Soil Science Firm License
Learn about licensure requirements for soil science firms in all 50 states.
How to Start or Expand a Soil Science Firm
Soil science firms study the upper meters of the Earth’s crust in terms of its physical and chemical properties. Running a soil science firm is inherently complex, so owners of firms need to ensure they abide by state and local requirements when registering and expanding their businesses. Requirements revolve around the business registration and licensing process and continuing education.
The process to register your business will depend on your state’s requirements. In general, you will go through the following steps:
- Research your state’s business registration and licensing requirements.
- Choose your business name and entity structure.
- Obtain a federal tax identification number from the Internal Revenue Service and register with the Secretary of State.
- Obtain necessary types of insurance, including general liability, commercial auto, and workers’ compensation.
- Research license and registration renewal requirements and prepare to keep your business compliant.
If you are concerned about managing the business registration process on your own, you can seek guidance from the business licensing experts at Harbor Compliance. With our professional licensing services, we offer full support through all of the stages of the corporate life cycle and can provide access to expert software insights. We make preparing and filing applications easy and handle communication with government agencies on your behalf. With our software, you can track your registration status, license numbers, filing history, fees, and renewals 24/7.
Licensing requirements for soil science firms vary by state. It is essential to verify the process in your state to ensure you are prepared every step of the way. You will likely need to gather all relevant documentation, including financial statements, proof of a commercial activity license, a business plan, and more. You will also need to appoint a registered agent to receive notices of lawsuits and other legal or government notices. To manage those tasks more efficiently, Harbor Compliance offers licensing management software and managed services to help simplify the application process, allowing you to focus on other aspects of running your business.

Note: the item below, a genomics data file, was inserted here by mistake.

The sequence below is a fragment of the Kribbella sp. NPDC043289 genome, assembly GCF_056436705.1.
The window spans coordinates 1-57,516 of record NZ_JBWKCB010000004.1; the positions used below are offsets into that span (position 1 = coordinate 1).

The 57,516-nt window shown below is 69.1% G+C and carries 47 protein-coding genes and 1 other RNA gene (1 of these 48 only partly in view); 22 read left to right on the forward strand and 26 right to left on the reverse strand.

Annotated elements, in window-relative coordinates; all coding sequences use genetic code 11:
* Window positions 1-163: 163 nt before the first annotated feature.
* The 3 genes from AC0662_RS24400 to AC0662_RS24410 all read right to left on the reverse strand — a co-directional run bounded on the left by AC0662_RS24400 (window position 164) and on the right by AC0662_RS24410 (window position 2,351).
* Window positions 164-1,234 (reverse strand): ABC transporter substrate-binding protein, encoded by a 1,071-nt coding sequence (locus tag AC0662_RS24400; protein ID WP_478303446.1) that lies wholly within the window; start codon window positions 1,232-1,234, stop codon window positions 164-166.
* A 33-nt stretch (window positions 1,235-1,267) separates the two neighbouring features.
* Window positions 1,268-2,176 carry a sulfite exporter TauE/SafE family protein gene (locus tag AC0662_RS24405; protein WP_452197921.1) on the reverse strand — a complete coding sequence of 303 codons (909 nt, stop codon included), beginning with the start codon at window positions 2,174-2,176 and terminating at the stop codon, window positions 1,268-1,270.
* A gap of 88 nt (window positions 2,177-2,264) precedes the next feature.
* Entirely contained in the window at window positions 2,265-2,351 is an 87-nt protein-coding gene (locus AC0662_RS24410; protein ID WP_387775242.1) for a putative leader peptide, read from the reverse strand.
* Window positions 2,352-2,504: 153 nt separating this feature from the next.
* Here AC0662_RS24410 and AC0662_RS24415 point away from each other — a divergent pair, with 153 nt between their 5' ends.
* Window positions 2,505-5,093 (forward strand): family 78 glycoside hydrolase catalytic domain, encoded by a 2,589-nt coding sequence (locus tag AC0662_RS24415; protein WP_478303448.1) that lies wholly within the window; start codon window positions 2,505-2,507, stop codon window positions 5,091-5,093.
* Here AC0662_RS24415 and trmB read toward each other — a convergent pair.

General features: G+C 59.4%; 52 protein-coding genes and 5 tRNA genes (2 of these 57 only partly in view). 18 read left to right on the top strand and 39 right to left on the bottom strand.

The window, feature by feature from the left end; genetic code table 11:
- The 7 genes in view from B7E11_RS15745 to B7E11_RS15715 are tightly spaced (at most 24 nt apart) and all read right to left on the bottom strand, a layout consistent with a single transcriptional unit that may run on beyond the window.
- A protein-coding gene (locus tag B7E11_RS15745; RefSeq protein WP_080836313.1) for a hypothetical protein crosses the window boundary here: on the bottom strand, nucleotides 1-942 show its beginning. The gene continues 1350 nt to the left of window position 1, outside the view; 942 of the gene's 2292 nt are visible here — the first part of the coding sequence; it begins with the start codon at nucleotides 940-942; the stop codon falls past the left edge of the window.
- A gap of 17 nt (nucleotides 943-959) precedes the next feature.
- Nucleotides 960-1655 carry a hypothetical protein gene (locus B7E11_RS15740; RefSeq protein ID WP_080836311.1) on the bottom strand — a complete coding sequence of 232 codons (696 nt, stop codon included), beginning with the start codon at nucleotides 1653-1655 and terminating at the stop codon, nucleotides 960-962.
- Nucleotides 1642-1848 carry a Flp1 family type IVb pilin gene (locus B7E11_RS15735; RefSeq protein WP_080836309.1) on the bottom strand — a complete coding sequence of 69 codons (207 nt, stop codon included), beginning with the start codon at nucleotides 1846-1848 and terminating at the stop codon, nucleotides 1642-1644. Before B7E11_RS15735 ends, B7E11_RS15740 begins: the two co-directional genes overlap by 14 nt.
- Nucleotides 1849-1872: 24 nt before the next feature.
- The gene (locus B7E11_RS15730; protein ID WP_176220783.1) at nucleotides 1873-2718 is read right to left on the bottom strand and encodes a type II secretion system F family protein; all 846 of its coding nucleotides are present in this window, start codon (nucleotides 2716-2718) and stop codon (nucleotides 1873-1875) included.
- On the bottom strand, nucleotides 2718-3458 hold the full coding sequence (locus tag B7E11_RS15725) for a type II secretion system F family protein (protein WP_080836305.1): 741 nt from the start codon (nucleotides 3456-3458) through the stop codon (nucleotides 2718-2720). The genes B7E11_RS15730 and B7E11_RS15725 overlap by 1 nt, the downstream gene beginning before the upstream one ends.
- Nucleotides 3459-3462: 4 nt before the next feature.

Some states require continuing education credits in engineering throughout the years you operate a business. This ensures business owners and employees keep up with new regulations, engineering methods, and more. The amount of training required and frequency varies by state.
Maintaining and Renewing Licensure as a Soil Science Firm
No matter what stage you are in with your business, you need to maintain your license’s status. Most states and cities require licenses to be renewed annually or biennially. Renewal ensures your business complies with all state and local regulations. Renewal fees vary, so it is a good idea to be aware of what you may owe to keep your business in good standing.
If you are currently operating a soil science firm and are looking to outsource your maintenance and renewal duties, Harbor Compliance can help. Harbor Compliance License Manager helps engineering professionals maintain their licenses by automating repetitive tasks such as tracking renewals and compliance deadlines. Through License Manager, you can also access LicenseIQ™ – our extensive, proprietary database of nationwide licensing requirements – to research the requirements for the states in which you work. Contact our licensing experts today to learn more.
Explore Licensing by State
Click on a link below to view licensing information in your state.
Design Firm - Engineering firm registration is sometimes grouped with architecture and land surveying on a single “design firm” application form.
EI (Engineering Intern) - A term also used to describe an Engineer in Training.
EIT (Engineer in Training) - A professional designation granted upon having completed at least 3 years of school at an ABET-accredited university and having passed the FE exam.
FE (Fundamentals of Engineering) - An exam testing on basic engineering principles that is required to become an engineer in training.
PE (Professional Engineer or 'Principles and Practice in Engineering') - Means either Professional Engineer or refers to the Principles and Practice in Engineering exam that is a prerequisite for an engineering license.
Reciprocity - When a licensed engineer in one state can provide documentation (often an NCEES Record) to more easily apply for a license in another jurisdiction.
Accreditation Board for Engineering and Technology (ABET)
Accrediting board that sets standards for university programs in a variety of applied science disciplines.
American Council of Engineering Companies (ACEC)
Engineering, architecture, and land surveying advocacy group.
American Society of Civil Engineers (ASCE)
Organization that provides continuing education, professional conferences, and advocacy efforts to the civil engineering community.
American Society of Mechanical Engineers (ASME)
Mechanical engineering organization that focuses on education and professional development.
Engineering Accreditation Commission (EAC)
Reviews accreditation requirements and makes final decisions regarding the accreditation process.
National Council of Examiners for Engineering & Surveying (NCEES)
Develops, administers, and scores the exams used for engineering licenses.
National Society of Professional Engineers (NSPE)
NSPE is an advocacy group for professional engineers.